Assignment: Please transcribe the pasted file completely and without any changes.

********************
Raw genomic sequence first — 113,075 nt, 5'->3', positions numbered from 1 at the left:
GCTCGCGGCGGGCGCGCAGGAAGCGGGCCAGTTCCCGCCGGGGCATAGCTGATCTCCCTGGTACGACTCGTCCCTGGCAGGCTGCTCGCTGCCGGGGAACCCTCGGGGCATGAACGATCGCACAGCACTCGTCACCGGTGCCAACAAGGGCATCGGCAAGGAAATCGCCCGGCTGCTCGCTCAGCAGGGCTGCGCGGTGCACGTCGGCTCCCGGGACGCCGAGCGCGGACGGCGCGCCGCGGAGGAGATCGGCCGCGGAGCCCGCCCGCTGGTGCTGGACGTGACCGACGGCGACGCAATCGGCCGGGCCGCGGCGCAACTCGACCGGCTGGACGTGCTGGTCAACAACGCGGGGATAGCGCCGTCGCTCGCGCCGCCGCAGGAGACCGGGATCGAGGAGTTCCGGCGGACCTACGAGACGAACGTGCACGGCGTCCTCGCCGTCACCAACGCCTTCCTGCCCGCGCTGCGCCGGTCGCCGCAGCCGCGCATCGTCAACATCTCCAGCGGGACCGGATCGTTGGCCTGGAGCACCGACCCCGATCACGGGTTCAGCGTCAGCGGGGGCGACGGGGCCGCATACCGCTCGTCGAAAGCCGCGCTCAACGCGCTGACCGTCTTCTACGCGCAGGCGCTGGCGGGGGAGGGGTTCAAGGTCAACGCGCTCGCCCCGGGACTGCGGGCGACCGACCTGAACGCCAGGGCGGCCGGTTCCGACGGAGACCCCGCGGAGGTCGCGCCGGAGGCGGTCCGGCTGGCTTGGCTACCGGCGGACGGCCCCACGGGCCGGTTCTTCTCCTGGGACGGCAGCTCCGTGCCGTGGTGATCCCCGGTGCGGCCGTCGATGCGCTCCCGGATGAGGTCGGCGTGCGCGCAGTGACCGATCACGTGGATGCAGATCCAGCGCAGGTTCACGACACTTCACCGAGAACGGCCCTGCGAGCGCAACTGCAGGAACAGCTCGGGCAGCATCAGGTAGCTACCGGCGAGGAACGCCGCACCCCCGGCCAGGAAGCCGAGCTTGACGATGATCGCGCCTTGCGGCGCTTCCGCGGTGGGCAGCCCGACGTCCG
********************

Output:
Raw genomic sequence first — 113,075 nt, 5'->3', positions numbered from 1 at the left:
GCTCGCGGCGGGCGCGCAGGAAGCGGGCCAGTTCCCGCCGGGGCATAGCTGATCTCCCTGGTACGACTCGTCCCTGGCAGGCTGCTCGCTGCCGGGGAACCCTCGGGGCATGAACGATCGCACAGCACTCGTCACCGGTGCCAACAAGGGCATCGGCAAGGAAATCGCCCGGCTGCTCGCTCAGCAGGGCTGCGCGGTGCACGTCGGCTCCCGGGACGCCGAGCGCGGACGGCGCGCCGCGGAGGAGATCGGCCGCGGAGCCCGCCCGCTGGTGCTGGACGTGACCGACGGCGACGCAATCGGCCGGGCCGCGGCGCAACTCGACCGGCTGGACGTGCTGGTCAACAACGCGGGGATAGCGCCGTCGCTCGCGCCGCCGCAGGAGACCGGGATCGAGGAGTTCCGGCGGACCTACGAGACGAACGTGCACGGCGTCCTCGCCGTCACCAACGCCTTCCTGCCCGCGCTGCGCCGGTCGCCGCAGCCGCGCATCGTCAACATCTCCAGCGGGACCGGATCGTTGGCCTGGAGCACCGACCCCGATCACGGGTTCAGCGTCAGCGGGGGCGACGGGGCCGCATACCGCTCGTCGAAAGCCGCGCTCAACGCGCTGACCGTCTTCTACGCGCAGGCGCTGGCGGGGGAGGGGTTCAAGGTCAACGCGCTCGCCCCGGGACTGCGGGCGACCGACCTGAACGCCAGGGCGGCCGGTTCCGACGGAGACCCCGCGGAGGTCGCGCCGGAGGCGGTCCGGCTGGCTTGGCTACCGGCGGACGGCCCCACGGGCCGGTTCTTCTCCTGGGACGGCAGCTCCGTGCCGTGGTGATCCCCGGTGCGGCCGTCGATGCGCTCCCGGATGAGGTCGGCGTGCGCGCAGTGACCGATCACGTGGATGCAGATCCAGCGCAGGTTCACGACACTTCACCGAGAACGGCCCTGCGAGCGCAACTGCAGGAACAGCTCGGGCAGCATCAGGTAGCTACCGGCGAGGAACGCCGCACCCCCGGCCAGGAAGCCGAGCTTGACGATGATCGCGCCTTGCGGCGCTTCCGCGGTGGGCAGCCCGACGTCCG